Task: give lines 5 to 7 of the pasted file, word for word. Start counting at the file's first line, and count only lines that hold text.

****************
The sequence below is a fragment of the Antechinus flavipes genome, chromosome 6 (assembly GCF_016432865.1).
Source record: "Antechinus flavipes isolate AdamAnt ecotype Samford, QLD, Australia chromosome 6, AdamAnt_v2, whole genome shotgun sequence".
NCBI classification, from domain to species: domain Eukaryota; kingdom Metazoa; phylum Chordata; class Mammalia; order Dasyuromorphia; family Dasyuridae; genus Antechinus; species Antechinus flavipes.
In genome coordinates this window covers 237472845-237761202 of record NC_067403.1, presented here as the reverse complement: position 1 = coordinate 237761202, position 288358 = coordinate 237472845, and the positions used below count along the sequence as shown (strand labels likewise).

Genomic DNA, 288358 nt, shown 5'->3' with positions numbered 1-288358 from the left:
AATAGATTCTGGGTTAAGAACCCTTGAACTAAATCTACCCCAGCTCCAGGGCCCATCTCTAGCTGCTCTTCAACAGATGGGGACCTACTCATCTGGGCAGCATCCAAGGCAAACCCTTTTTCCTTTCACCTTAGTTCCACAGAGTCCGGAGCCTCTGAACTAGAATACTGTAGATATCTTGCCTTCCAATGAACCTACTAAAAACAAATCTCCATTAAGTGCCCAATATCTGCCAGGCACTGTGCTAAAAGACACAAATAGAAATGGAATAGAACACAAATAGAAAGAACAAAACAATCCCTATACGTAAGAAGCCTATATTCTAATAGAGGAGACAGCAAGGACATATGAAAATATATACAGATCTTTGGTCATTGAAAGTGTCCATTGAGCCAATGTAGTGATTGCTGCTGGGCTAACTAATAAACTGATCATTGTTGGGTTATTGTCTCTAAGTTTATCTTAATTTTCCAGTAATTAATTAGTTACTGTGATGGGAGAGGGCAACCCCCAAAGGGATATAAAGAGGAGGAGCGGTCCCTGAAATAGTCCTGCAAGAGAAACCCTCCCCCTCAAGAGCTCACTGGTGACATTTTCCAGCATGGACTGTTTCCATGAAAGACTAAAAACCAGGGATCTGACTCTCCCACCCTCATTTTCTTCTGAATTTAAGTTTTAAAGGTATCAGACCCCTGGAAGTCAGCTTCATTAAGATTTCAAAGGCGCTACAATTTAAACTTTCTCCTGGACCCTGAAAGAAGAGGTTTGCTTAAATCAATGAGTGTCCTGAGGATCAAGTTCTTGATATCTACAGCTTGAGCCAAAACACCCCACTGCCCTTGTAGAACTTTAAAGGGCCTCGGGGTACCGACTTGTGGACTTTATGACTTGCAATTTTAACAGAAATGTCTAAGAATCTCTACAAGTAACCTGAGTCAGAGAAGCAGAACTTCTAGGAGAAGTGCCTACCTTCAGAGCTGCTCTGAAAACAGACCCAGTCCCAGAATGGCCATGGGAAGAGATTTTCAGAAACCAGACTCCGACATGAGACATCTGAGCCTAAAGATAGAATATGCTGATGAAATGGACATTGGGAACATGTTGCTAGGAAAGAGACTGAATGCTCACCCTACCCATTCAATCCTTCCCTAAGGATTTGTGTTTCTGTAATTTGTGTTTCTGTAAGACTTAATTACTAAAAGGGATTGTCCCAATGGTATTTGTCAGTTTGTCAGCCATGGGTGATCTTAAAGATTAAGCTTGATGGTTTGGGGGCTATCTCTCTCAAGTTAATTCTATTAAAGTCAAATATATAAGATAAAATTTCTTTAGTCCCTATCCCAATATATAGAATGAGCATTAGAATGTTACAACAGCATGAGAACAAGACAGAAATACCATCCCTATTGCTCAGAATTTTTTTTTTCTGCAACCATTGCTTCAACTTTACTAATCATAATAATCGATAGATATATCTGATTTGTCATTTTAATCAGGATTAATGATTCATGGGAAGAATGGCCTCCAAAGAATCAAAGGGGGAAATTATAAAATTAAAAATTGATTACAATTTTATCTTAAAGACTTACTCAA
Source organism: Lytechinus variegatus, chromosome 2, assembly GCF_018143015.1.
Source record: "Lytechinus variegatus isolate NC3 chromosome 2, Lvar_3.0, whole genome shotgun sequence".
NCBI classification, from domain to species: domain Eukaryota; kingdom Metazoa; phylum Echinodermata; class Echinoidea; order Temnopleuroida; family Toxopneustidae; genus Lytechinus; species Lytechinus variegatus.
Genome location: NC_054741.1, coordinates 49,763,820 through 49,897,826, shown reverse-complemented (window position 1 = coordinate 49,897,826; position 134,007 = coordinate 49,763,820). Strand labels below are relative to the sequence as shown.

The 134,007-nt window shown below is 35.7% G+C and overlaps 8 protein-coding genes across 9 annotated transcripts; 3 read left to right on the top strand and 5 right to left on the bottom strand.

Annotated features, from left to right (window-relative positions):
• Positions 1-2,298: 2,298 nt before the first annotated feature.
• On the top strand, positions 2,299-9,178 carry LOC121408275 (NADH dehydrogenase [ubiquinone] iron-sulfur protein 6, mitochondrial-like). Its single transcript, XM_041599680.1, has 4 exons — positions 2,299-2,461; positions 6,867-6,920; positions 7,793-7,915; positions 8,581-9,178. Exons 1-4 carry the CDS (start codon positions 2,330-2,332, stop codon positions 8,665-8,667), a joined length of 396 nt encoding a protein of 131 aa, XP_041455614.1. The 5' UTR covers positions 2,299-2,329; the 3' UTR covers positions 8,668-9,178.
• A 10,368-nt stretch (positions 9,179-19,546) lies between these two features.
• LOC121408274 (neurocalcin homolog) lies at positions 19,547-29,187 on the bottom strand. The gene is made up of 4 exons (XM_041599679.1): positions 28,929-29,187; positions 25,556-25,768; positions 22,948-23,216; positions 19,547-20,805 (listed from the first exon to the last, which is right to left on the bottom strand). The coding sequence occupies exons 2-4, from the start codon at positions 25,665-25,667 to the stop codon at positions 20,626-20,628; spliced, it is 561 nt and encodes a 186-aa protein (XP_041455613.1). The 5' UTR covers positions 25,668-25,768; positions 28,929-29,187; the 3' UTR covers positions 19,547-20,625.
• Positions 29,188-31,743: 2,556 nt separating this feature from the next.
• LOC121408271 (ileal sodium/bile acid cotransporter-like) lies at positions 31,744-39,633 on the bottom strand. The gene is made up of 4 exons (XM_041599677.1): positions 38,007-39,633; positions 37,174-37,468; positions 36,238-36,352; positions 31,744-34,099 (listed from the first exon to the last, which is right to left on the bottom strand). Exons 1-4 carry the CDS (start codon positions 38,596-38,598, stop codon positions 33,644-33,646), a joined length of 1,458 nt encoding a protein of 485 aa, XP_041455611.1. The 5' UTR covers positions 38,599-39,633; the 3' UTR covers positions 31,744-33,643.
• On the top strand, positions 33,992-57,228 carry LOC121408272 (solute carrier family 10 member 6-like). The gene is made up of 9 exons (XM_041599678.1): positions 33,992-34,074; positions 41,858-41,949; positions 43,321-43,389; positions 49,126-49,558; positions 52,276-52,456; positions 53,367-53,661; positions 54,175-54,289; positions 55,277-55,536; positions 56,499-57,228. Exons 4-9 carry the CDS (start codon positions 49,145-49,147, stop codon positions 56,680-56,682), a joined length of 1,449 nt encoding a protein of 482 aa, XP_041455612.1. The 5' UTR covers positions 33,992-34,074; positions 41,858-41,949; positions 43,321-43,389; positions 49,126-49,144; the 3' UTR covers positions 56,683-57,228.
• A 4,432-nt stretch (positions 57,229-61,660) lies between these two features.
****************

Genomic DNA, 288358 nt, shown 5'->3' with positions numbered 1-288358 from the left:
AATAGATTCTGGGTTAAGAACCCTTGAACTAAATCTACCCCAGCTCCAGGGCCCATCTCTAGCTGCTCTTCAACAGATGGGGACCTACTCATCTGGGCAGCATCCAAGGCAAACCCTTTTTCCTTTCACCTTAGTTCCACAGAGTCCGGAGCCTCTGAACTAGAATACTGTAGATATCTTGCCTTCCAATGAACCTACTAAAAACAAATCTCCATTAAGTGCCCAATATCTGCCAGGCACTGTGCTAAAAGACACAAATAGAAATGGAATAGAACACAAATAGAAAGAACAAAACAATCCCTATACGTAAGAAGCCTATATTCTAATAGAGGAGACAGCAAGGACATATGAAAATATATACAGATCTTTGGTCATTGAAAGTGTCCATTGAGCCAATGTAGTGATTGCTGCTGGGCTAACTAATAAACTGATCATTGTTGGGTTATTGTCTCTAAGTTTATCTTAATTTTCCAGTAATTAATTAGTTACTGTGATGGGAGAGGGCAACCCCCAAAGGGATATAAAGAGGAGGAGCGGTCCCTGAAATAGTCCTGCAAGAGAAACCCTCCCCCTCAAGAGCTCACTGGTGACATTTTCCAGCATGGACTGTTTCCATGAAAGACTAAAAACCAGGGATCTGACTCTCCCACCCTCATTTTCTTCTGAATTTAAGTTTTAAAGGTATCAGACCCCTGGAAGTCAGCTTCATTAAGATTTCAAAGGCGCTACAATTTAAACTTTCTCCTGGACCCTGAAAGAAGAGGTTTGCTTAAATCAATGAGTGTCCTGAGGATCAAGTTCTTGATATCTACAGCTTGAGCCAAAACACCCCACTGCCCTTGTAGAACTTTAAAGGGCCTCGGGGTACCGACTTGTGGACTTTATGACTTGCAATTTTAACAGAAATGTCTAAGAATCTCTACAAGTAACCTGAGTCAGAGAAGCAGAACTTCTAGGAGAAGTGCCTACCTTCAGAGCTGCTCTGAAAACAGACCCAGTCCCAGAATGGCCATGGGAAGAGATTTTCAGAAACCAGACTCCGACATGAGACATCTGAGCCTAAAGATAGAATATGCTGATGAAATGGACATTGGGAACATGTTGCTAGGAAAGAGACTGAATGCTCACCCTACCCATTCAATCCTTCCCTAAGGATTTGTGTTTCTGTAATTTGTGTTTCTGTAAGACTTAATTACTAAAAGGGATTGTCCCAATGGTATTTGTCAGTTTGTCAGCCATGGGTGATCTTAAAGATTAAGCTTGATGGTTTGGGGGCTATCTCTCTCAAGTTAATTCTATTAAAGTCAAATATATAAGATAAAATTTCTTTAGTCCCTATCCCAATATATAGAATGAGCATTAGAATGTTACAACAGCATGAGAACAAGACAGAAATACCATCCCTATTGCTCAGAATTTTTTTTTTCTGCAACCATTGCTTCAACTTTACTAATCATAATAATCGATAGATATATCTGATTTGTCATTTTAATCAGGATTAATGATTCATGGGAAGAATGGCCTCCAAAGAATCAAAGGGGGAAATTATAAAATTAAAAATTGATTACAATTTTATCTTAAAGACTTACTCAA
Source organism: Lytechinus variegatus, chromosome 2, assembly GCF_018143015.1.